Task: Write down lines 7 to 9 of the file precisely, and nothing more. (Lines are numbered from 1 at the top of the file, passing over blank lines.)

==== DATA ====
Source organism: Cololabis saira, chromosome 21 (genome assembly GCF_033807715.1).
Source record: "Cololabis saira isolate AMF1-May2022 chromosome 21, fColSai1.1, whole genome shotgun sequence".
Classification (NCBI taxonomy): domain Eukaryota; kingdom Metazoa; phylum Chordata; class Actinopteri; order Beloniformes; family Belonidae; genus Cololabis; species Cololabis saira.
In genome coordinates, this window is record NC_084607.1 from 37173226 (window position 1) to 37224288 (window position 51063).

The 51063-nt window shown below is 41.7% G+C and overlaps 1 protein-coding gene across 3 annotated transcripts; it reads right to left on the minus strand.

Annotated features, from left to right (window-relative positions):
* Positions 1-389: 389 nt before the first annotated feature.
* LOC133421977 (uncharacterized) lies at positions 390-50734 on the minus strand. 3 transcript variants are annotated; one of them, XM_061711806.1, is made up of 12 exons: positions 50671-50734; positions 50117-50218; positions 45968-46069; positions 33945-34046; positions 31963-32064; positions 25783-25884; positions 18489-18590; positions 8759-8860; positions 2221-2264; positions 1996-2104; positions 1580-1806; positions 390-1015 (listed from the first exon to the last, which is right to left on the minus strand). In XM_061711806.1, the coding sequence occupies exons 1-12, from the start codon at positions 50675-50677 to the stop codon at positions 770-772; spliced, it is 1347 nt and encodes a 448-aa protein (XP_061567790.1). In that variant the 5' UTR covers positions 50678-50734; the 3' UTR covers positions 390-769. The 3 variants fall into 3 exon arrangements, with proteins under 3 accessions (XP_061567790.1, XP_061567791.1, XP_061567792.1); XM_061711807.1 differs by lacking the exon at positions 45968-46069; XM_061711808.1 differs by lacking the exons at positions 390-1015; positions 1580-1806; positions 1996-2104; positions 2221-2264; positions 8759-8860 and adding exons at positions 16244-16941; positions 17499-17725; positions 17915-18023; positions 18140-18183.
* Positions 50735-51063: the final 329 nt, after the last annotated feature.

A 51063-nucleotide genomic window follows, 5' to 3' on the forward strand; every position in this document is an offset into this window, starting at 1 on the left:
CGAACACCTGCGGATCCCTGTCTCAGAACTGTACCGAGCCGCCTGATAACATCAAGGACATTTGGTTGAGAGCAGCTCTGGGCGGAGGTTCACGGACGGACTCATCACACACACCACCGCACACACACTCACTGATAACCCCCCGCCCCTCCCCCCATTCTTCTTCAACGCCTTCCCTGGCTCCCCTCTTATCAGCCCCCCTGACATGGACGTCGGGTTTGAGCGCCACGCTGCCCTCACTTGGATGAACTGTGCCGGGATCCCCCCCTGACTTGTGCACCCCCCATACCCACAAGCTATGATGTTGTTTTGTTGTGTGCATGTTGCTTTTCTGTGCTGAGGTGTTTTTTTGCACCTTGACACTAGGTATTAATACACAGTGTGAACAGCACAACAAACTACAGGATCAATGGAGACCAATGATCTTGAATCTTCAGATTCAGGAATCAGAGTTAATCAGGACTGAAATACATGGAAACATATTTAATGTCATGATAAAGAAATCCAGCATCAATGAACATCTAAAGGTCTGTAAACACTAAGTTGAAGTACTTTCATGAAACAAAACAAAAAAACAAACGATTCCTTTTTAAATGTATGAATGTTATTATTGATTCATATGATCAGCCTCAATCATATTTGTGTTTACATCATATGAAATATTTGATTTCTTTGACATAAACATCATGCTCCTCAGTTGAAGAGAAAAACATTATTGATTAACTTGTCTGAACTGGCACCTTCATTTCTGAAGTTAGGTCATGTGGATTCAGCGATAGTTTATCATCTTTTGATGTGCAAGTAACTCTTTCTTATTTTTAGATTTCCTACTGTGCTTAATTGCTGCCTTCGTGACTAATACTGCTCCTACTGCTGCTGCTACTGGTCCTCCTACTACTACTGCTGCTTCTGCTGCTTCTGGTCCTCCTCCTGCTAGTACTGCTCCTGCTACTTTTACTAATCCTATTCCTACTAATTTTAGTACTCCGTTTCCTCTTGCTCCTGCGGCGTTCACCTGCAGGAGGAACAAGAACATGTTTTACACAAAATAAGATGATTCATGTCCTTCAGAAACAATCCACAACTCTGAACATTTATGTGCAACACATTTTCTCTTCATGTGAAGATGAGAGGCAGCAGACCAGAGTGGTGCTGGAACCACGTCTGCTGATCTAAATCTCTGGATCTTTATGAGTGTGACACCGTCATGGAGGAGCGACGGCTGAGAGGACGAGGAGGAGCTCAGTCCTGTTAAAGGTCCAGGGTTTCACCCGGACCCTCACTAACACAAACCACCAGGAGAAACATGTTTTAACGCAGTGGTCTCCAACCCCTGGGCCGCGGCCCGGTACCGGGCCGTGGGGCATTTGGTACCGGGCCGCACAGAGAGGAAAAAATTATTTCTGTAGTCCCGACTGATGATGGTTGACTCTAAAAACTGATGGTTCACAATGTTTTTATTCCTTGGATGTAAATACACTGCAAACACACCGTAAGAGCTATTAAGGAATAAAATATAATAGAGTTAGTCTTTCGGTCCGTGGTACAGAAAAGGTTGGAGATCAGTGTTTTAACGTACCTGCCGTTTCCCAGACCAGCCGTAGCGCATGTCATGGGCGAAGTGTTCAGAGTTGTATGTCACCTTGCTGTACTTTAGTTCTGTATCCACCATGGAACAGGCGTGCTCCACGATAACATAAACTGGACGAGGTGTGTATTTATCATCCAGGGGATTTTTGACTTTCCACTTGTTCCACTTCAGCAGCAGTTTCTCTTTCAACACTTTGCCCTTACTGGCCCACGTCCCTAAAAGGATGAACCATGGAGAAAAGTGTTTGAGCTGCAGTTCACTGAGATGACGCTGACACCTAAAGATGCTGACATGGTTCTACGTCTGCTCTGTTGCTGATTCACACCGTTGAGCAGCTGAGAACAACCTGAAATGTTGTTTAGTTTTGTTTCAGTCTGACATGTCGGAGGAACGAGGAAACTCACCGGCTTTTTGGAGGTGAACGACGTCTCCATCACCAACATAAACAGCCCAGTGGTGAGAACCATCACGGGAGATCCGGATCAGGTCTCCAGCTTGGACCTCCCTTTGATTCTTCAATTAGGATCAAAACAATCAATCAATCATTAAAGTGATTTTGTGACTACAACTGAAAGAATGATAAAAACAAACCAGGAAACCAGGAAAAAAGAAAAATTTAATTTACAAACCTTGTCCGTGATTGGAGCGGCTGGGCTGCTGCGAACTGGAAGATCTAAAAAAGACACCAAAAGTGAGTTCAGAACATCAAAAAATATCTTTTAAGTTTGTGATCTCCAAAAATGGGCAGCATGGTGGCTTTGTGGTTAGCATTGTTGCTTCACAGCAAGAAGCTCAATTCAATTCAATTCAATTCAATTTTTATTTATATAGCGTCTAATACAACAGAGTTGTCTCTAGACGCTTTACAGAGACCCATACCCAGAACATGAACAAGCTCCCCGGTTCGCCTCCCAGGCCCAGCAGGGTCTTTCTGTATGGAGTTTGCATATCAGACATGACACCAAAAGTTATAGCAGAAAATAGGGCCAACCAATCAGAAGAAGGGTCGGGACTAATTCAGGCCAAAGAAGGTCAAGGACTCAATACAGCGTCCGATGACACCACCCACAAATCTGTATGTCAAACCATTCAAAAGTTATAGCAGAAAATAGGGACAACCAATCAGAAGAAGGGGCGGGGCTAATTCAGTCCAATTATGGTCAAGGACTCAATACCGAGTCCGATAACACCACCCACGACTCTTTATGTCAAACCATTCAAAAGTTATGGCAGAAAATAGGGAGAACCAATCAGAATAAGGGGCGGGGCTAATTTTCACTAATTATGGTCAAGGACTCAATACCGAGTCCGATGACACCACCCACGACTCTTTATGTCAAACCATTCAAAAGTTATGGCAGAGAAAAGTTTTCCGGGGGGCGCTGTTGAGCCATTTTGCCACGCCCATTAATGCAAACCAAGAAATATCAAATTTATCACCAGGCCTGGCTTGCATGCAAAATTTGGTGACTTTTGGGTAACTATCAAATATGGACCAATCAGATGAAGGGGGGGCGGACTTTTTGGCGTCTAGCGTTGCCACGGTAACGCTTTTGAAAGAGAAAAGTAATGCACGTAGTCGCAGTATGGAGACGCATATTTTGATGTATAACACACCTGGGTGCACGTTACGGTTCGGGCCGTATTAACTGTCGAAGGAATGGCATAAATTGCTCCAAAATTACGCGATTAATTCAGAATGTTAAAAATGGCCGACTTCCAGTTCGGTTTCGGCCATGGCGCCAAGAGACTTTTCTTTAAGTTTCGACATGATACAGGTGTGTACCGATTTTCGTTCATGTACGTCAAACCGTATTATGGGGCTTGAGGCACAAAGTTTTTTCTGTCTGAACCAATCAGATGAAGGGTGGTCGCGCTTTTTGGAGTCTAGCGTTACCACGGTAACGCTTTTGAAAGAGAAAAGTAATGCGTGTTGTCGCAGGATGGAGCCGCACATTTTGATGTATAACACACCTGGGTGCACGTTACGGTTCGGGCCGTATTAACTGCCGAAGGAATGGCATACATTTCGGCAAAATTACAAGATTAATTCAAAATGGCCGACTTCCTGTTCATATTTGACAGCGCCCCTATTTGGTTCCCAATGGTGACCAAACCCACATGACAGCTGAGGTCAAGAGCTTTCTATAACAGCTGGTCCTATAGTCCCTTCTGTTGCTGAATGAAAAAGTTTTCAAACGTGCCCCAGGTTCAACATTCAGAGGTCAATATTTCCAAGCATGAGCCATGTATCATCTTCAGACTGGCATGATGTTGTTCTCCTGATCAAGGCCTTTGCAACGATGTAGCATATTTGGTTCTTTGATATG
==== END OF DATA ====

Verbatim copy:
* Positions 1-389: 389 nt before the first annotated feature.
* LOC133421977 (uncharacterized) lies at positions 390-50734 on the minus strand. 3 transcript variants are annotated; one of them, XM_061711806.1, is made up of 12 exons: positions 50671-50734; positions 50117-50218; positions 45968-46069; positions 33945-34046; positions 31963-32064; positions 25783-25884; positions 18489-18590; positions 8759-8860; positions 2221-2264; positions 1996-2104; positions 1580-1806; positions 390-1015 (listed from the first exon to the last, which is right to left on the minus strand). In XM_061711806.1, the coding sequence occupies exons 1-12, from the start codon at positions 50675-50677 to the stop codon at positions 770-772; spliced, it is 1347 nt and encodes a 448-aa protein (XP_061567790.1). In that variant the 5' UTR covers positions 50678-50734; the 3' UTR covers positions 390-769. The 3 variants fall into 3 exon arrangements, with proteins under 3 accessions (XP_061567790.1, XP_061567791.1, XP_061567792.1); XM_061711807.1 differs by lacking the exon at positions 45968-46069; XM_061711808.1 differs by lacking the exons at positions 390-1015; positions 1580-1806; positions 1996-2104; positions 2221-2264; positions 8759-8860 and adding exons at positions 16244-16941; positions 17499-17725; positions 17915-18023; positions 18140-18183.
* Positions 50735-51063: the final 329 nt, after the last annotated feature.